Transitional Plan: (1) Use the recent amendments according animals the status of "sentient beings with biological imperatives" (as in Quebec) to (2) adopt laws making 24-hour CCTV video/audio recording mandatory everywhere animals are commercially bred, transported, used or slaughtered, (3) mandate the permanent open web-streaming of all the videos to allow crowd-sourcing surveillance to ensure that all existing regulations are complied with. If (as is to be hoped) the widespread awareness of the reality in the videos sensitizes the majority to the fact that the animal industries are intrinsically cruel and need to be scaled down and phased out, then (4) mandate a gradually increasing tax on all animal products and production -- on the consumer, the vendor and the producer, (5) allow a full rebate on the tax for all consumers, vendors and producers who instead buy, sell and produce non-animal alternatives. (6) Any tax surplus should be designated to use for (6a) sanctuaries for animals liberated by the switch to alternatives (i.e., subsidies so they should not be killed) and (6b) any residual should be used to fund research on non-animal alternatives.
Harnad, Stevan (2015) To Close Slaughterhouses We Must Open People's Hearts. HuffPost Impact Canada
Monday, June 20. 2016
Matthieu Ricard débute toujours ses entretiens concernant les animaux avec la question: « S'il vous plaît lever la main si vous êtes en faveur du fait d'infliger la souffrance sans nécessité ». Personne ne lève la main. Ensuite il demande « S'il vous plaît lever la main si vous mangez de la viande ». Beaucoup de mains se lèvent, mais avec beaucoup d'hésitation et de murmurements inquiets.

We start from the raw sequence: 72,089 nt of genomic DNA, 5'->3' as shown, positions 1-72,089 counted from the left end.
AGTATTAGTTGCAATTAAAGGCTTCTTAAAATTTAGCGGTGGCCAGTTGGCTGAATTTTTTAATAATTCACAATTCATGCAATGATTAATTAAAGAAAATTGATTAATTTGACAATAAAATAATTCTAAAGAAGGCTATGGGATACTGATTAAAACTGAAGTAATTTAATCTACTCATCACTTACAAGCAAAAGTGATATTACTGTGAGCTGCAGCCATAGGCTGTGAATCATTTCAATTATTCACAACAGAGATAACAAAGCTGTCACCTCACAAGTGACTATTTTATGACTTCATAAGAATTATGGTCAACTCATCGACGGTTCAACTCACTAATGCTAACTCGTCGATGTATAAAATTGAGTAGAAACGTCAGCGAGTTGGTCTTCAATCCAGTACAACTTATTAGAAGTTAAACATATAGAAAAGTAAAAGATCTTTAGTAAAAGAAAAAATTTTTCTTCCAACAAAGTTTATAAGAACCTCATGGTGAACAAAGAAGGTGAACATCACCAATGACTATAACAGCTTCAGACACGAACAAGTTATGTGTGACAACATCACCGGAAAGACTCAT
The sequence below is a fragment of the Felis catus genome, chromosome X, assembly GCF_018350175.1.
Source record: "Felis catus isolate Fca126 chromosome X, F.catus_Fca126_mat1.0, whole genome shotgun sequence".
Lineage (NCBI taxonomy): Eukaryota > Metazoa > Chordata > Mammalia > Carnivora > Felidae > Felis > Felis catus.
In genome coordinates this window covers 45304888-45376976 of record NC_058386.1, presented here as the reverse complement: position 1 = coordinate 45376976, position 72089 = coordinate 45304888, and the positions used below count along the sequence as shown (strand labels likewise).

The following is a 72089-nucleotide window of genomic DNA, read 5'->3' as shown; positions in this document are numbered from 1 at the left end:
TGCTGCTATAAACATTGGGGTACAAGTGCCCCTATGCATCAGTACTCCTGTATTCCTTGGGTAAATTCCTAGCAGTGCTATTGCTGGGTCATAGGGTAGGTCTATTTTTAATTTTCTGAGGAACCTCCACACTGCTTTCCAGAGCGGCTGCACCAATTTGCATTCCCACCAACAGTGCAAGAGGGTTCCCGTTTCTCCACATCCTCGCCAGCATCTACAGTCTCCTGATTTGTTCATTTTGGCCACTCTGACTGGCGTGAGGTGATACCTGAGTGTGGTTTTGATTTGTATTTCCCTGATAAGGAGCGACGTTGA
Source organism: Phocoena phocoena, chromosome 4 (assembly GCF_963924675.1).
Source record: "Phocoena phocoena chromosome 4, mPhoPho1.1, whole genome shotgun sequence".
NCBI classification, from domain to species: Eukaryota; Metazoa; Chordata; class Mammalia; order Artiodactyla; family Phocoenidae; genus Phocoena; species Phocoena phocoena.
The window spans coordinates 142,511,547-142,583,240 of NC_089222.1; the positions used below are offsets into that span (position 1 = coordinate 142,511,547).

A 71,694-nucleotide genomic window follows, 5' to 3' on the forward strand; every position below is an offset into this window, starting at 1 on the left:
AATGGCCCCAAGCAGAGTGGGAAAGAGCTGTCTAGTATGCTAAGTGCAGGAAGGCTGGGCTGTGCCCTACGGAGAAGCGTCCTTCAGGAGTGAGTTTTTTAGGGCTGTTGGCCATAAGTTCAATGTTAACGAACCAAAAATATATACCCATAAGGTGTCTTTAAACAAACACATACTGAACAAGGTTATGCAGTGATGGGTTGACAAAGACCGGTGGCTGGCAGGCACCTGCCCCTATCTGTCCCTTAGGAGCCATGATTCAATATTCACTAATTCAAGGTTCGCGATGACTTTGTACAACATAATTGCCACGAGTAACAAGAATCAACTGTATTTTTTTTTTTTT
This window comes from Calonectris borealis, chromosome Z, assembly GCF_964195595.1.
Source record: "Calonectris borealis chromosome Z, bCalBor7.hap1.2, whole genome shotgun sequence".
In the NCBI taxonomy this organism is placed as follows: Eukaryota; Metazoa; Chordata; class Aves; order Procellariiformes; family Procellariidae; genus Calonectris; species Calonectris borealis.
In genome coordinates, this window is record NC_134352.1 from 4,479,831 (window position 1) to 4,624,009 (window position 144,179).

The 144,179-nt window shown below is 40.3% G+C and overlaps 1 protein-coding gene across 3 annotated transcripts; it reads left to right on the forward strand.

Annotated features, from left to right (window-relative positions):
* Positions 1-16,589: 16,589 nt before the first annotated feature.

Comme le dit Dr. Kona-Boun, on cherche à sensibiliser le public concernant deux faits fondamentaux: (1) Manger de la viande n'est pas nécessaire ni à la survie ni à la santé humaine et (2) la quantité de souffrance infligée aux animaux par notre consommation de la viande est indiciblement horrifique.
Les activistes sont motivés par une foi en la décence humaine: Lorsque les citoyens sauront que (1) et (2) sont vrais, il vont certes vouloir cesser de manger de la viande et vont vouloir fermer les abattoirs: Brefs, ils deviendront des activistes aussi.
On ne peut pas faire le changement du jour au lendemain (malgré le fait tragique que ça prolonge les horreurs) sans l'accord de la majorité. D'abord on sensibilise les gens (avec le CCTV dans les abattoirs, diffusé sur Internet), pour que la majorité décente appuie l'adoption d'une taxe progressive (pour le client ainsi que le producteur) sur la viande, remboursée (pour le client et/ou le producteur) s'ils achètent/produisent une alternative non-viande. Toutes les taxes non-remboursées paient les sanctuaires pour les animaux ainsi sauvés.